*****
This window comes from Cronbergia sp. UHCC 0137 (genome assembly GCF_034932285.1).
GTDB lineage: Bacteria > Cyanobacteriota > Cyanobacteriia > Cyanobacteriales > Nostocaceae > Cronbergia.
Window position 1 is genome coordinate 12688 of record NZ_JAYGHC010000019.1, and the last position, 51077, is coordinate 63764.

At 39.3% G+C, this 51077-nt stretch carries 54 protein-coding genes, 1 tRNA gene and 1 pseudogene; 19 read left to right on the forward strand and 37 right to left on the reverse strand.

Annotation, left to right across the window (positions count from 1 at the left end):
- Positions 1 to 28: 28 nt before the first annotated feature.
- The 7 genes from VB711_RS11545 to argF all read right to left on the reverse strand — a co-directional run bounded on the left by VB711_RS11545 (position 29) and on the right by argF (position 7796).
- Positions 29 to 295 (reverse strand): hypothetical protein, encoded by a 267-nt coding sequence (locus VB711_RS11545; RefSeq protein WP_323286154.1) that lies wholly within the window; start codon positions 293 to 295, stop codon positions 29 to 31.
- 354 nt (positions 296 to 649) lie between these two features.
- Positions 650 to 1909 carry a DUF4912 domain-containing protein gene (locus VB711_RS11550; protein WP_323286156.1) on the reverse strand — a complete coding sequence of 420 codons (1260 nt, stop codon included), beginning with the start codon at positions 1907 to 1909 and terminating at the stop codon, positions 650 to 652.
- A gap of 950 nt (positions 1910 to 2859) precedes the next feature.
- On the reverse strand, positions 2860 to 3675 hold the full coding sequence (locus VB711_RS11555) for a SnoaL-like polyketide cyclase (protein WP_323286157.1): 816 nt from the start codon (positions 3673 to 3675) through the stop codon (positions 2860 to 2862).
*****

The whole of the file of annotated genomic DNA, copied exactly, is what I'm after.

This window comes from Cronbergia sp. UHCC 0137 (genome assembly GCF_034932285.1).
GTDB lineage: Bacteria > Cyanobacteriota > Cyanobacteriia > Cyanobacteriales > Nostocaceae > Cronbergia.
Window position 1 is genome coordinate 12688 of record NZ_JAYGHC010000019.1, and the last position, 51077, is coordinate 63764.

At 39.3% G+C, this 51077-nt stretch carries 54 protein-coding genes, 1 tRNA gene and 1 pseudogene; 19 read left to right on the forward strand and 37 right to left on the reverse strand.

Annotation, left to right across the window (positions count from 1 at the left end):
- Positions 1 to 28: 28 nt before the first annotated feature.
- The 7 genes from VB711_RS11545 to argF all read right to left on the reverse strand — a co-directional run bounded on the left by VB711_RS11545 (position 29) and on the right by argF (position 7796).
- Positions 29 to 295 (reverse strand): hypothetical protein, encoded by a 267-nt coding sequence (locus VB711_RS11545; RefSeq protein WP_323286154.1) that lies wholly within the window; start codon positions 293 to 295, stop codon positions 29 to 31.
- 354 nt (positions 296 to 649) lie between these two features.
- Positions 650 to 1909 carry a DUF4912 domain-containing protein gene (locus VB711_RS11550; protein WP_323286156.1) on the reverse strand — a complete coding sequence of 420 codons (1260 nt, stop codon included), beginning with the start codon at positions 1907 to 1909 and terminating at the stop codon, positions 650 to 652.
- A gap of 950 nt (positions 1910 to 2859) precedes the next feature.
- On the reverse strand, positions 2860 to 3675 hold the full coding sequence (locus VB711_RS11555) for a SnoaL-like polyketide cyclase (protein WP_323286157.1): 816 nt from the start codon (positions 3673 to 3675) through the stop codon (positions 2860 to 2862).